WASHINGTON — Former Enron chairman Kenneth Lay canceled an appearance Monday before a Senate committee investigating the bankrupt energy giant, and officials said lawmakers swiftly arranged to vote on a subpoena to compel his testimony.

These officials, who spoke on condition of anonymity, said the Senate Commerce Committee would convene Tuesday morning — 24 hours after Lay had been scheduled to testify on the largest bankruptcy in the nation's history.

The decision to seek a vote on a subpoena followed a closed-door session involving key members of the panel. A news conference was scheduled to announce the developments.

Lay canceled his planned appearance Monday on Capitol Hill after several senators and House members suggested on Sunday news shows that he and other company executives engaged in criminal acts.

Lay "cannot be expected to participate in a proceeding in which conclusions have been reached before Mr. Lay has been given an opportunity to be heard," his attorney, Earl Silbert, said in letters to the Senate and House panels that were to hear from him.

"These inflammatory statements show that . . . the tenor of the hearing will be prosecutorial," Silbert said.

Enron's former chief financial officer, Andrew Fastow, and ex-Enron executive Michael Kopper have indicated they will refuse to answer questions from Congress. Arthur Andersen auditor David Duncan, fired for his role in document shredding, invoked his Fifth Amendment right not to testify Jan. 24.

The Senate Commerce Committee canceled Monday's hearing, while the House Financial Services Committee said it would proceed, minus the former Enron chairman.

"I don't think he would have expected an appearance before Congress would be a walk in the park," Sen. Byron Dorgan, who would have presided over the canceled hearing, said Monday on network morning shows. But whether there is proof of securities fraud in the Enron collapse, Dorgan said: "I don't know that. ... There's a criminal investigation. Let's let the Justice Department determine that."

If Lay declines an invitation to appear later this month before the House Energy and Commerce Committee, "he'll be subpoenaed like everyone else," said panel spokesman Ken Johnson.

"We're going to meet with the committee members (Monday) and have a discussion about what we do next," Dorgan said.

Dorgan, D-N.D., dismissed Silbert's criticism, saying comments by members of Congress about possible criminality simply reflect assessments "by Enron's own accounting firm."

Andersen's chief executive testified at a House hearing in December that the accounting firm notified Enron's audit committee on Nov. 2 of "possible illegal acts within the company."

Lay's decision came the day after an Enron-authorized review of several of the company's estimated 3,000 off-the-books partnerships by University of Texas law school dean William Powers found that the energy trader's management concealed financial information from the public.

The report said the partnerships "were used by Enron management" to enter into transactions that "apparently were designed to accomplish favorable financial statement results, not to achieve bona fide economic objectives."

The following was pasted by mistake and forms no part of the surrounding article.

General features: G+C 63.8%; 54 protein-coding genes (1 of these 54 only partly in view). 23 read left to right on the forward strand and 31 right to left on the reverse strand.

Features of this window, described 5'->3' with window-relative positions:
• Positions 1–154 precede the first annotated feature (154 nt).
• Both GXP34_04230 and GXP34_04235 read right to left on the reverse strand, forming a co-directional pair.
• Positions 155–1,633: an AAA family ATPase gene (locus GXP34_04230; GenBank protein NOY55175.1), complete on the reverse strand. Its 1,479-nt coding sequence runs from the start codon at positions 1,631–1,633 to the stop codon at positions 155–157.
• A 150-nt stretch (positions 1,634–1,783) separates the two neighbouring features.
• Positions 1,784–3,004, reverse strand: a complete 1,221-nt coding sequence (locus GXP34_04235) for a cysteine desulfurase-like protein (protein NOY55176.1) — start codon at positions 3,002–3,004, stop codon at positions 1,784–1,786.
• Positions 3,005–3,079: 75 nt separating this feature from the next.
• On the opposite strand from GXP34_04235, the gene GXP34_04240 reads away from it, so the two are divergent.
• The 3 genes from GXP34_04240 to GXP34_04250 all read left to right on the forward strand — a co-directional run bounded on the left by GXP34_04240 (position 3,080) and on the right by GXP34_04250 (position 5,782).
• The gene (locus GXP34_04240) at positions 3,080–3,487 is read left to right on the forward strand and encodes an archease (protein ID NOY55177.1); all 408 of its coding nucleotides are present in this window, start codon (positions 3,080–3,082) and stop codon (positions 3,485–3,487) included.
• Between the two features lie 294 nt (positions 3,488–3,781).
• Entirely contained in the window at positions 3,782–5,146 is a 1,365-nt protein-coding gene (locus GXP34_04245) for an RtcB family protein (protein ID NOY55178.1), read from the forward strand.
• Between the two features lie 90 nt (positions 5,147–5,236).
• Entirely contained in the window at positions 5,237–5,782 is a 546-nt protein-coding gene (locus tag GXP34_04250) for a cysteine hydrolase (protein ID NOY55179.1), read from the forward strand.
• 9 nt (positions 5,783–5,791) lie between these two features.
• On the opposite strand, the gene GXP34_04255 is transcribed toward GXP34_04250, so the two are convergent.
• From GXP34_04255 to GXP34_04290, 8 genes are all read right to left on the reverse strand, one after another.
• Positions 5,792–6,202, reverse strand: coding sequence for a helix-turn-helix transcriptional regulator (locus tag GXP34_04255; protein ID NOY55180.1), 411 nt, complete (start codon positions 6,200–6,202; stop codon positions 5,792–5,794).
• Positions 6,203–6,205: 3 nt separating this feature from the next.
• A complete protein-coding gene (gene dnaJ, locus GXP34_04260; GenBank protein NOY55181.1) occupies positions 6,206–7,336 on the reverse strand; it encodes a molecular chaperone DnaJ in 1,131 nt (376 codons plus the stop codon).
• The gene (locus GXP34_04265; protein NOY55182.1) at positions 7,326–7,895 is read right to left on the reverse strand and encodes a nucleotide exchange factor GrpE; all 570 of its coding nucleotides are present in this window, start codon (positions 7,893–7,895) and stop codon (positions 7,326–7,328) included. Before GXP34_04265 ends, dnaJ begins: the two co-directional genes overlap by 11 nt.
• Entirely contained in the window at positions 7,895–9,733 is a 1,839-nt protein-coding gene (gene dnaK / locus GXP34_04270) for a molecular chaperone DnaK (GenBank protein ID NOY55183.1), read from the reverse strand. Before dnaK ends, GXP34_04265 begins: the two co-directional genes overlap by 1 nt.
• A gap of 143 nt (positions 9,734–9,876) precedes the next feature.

Andersen, the accounting firm, was accused in the report of facilitating a series of complicated transactions aimed at helping Enron conceal big losses and debts. Andersen announced that former Federal Reserve Chairman Paul A. Volcker would head an effort to overhaul the firm's practices.

Dorgan called Enron "almost a culture of corporate corruption" and said the Powers report is "a pretty devastating indictment of things that went on inside the corporation. The report would suggest that as CEO, Mr. Lay certainly was aware of much of this."

"Ken Lay obviously had to know that this was a giant pyramid scheme — a giant shell game," Sen. Peter Fitzgerald, R-Ill., said on NBC's "Today." Rep. Billy Tauzin, R-La., who chairs the House energy committee, asked whether "maybe somebody ought to go to the pokey for this."

After the Enron chairman announced he wouldn't testify, Fitzgerald said: "Mr. Lay is again taking a dive. ... Mr. Lay is the captain of the ship, and he needs to explain why his ship has sunk."

In his letters to Sen. Ernest Hollings, D-S.C., and Rep. Michael Oxley, R-Ohio, Silbert said "Mr. Lay firmly rejected any allegations that he engaged in wrongful or criminal conduct."

Hollings chairs the Senate Commerce Committee, Oxley the House Financial Services Committee.

In a letter to Silbert Monday, the Financial Services Committee's chief counsel called Lay's decision not to appear at the panel's Tuesday hearing "a most serious matter."

"We sought Mr. Lay's testimony in good faith and were assured it would be given," Terry Haines wrote. "I have called and e-mailed you, but have not heard from you. I await your call as soon as possible."

The Powers review of Enron also found that a key document was missing from a partnership deal. Lay says he was unaware of the transaction and former Enron chief executive officer Jeff Skilling says he was did not know the terms.

"We have not located any Enron Deal Approval Sheet, 'DASH,' an internal document summarizing the transaction and showing required approvals," the report said. It noted the same type of situation in another transaction as well, and it raised the possibility that no approval sheet was ever prepared.

Tauzin said Skilling, who left the company last summer after only six months as CEO, backed away from signing his name to off-the-books partnership deals.

"What does that say about his knowledge of whether these deals were honest or corrupt?" Tauzin said.

"We found out that one of the good guys ... went to Skilling and brought him all these deals to get his signature on it. He refused to sign it."